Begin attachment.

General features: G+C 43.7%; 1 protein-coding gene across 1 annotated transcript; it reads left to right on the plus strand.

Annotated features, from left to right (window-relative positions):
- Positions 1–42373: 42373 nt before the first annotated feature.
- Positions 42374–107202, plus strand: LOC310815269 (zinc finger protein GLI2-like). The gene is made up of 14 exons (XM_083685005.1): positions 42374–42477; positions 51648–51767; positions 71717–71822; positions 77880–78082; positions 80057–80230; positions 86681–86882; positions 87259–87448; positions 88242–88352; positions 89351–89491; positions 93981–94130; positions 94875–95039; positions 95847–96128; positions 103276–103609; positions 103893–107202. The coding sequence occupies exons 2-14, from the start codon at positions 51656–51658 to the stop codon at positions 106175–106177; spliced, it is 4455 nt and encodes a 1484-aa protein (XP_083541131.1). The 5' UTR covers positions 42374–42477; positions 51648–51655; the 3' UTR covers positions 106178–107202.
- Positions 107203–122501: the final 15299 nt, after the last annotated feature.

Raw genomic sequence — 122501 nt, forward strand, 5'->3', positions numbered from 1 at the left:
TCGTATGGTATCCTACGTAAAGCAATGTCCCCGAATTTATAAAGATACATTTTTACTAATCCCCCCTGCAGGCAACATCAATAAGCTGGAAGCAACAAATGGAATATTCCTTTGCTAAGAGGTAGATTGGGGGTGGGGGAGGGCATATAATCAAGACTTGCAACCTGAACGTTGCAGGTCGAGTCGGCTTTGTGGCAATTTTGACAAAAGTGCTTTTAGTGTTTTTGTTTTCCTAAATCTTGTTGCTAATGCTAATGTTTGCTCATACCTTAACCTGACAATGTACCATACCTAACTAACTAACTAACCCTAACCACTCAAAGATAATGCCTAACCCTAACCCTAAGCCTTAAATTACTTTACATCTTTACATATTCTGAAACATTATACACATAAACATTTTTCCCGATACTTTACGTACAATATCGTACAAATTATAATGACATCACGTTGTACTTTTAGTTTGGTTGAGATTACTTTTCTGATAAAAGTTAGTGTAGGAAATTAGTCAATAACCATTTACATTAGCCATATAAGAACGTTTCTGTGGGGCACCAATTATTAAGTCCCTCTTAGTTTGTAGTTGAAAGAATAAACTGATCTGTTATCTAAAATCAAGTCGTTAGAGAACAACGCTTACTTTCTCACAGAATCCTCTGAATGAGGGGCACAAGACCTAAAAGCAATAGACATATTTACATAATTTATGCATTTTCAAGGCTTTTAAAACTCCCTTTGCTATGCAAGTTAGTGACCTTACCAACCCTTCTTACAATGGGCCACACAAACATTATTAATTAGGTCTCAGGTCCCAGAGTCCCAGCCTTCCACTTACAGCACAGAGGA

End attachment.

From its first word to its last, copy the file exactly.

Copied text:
General features: G+C 43.7%; 1 protein-coding gene across 1 annotated transcript; it reads left to right on the plus strand.

Annotated features, from left to right (window-relative positions):
- Positions 1–42373: 42373 nt before the first annotated feature.
- Positions 42374–107202, plus strand: LOC310815269 (zinc finger protein GLI2-like). The gene is made up of 14 exons (XM_083685005.1): positions 42374–42477; positions 51648–51767; positions 71717–71822; positions 77880–78082; positions 80057–80230; positions 86681–86882; positions 87259–87448; positions 88242–88352; positions 89351–89491; positions 93981–94130; positions 94875–95039; positions 95847–96128; positions 103276–103609; positions 103893–107202. The coding sequence occupies exons 2-14, from the start codon at positions 51656–51658 to the stop codon at positions 106175–106177; spliced, it is 4455 nt and encodes a 1484-aa protein (XP_083541131.1). The 5' UTR covers positions 42374–42477; positions 51648–51655; the 3' UTR covers positions 106178–107202.
- Positions 107203–122501: the final 15299 nt, after the last annotated feature.

Raw genomic sequence — 122501 nt, forward strand, 5'->3', positions numbered from 1 at the left:
TCGTATGGTATCCTACGTAAAGCAATGTCCCCGAATTTATAAAGATACATTTTTACTAATCCCCCCTGCAGGCAACATCAATAAGCTGGAAGCAACAAATGGAATATTCCTTTGCTAAGAGGTAGATTGGGGGTGGGGGAGGGCATATAATCAAGACTTGCAACCTGAACGTTGCAGGTCGAGTCGGCTTTGTGGCAATTTTGACAAAAGTGCTTTTAGTGTTTTTGTTTTCCTAAATCTTGTTGCTAATGCTAATGTTTGCTCATACCTTAACCTGACAATGTACCATACCTAACTAACTAACTAACCCTAACCACTCAAAGATAATGCCTAACCCTAACCCTAAGCCTTAAATTACTTTACATCTTTACATATTCTGAAACATTATACACATAAACATTTTTCCCGATACTTTACGTACAATATCGTACAAATTATAATGACATCACGTTGTACTTTTAGTTTGGTTGAGATTACTTTTCTGATAAAAGTTAGTGTAGGAAATTAGTCAATAACCATTTACATTAGCCATATAAGAACGTTTCTGTGGGGCACCAATTATTAAGTCCCTCTTAGTTTGTAGTTGAAAGAATAAACTGATCTGTTATCTAAAATCAAGTCGTTAGAGAACAACGCTTACTTTCTCACAGAATCCTCTGAATGAGGGGCACAAGACCTAAAAGCAATAGACATATTTACATAATTTATGCATTTTCAAGGCTTTTAAAACTCCCTTTGCTATGCAAGTTAGTGACCTTACCAACCCTTCTTACAATGGGCCACACAAACATTATTAATTAGGTCTCAGGTCCCAGAGTCCCAGCCTTCCACTTACAGCACAGAGGA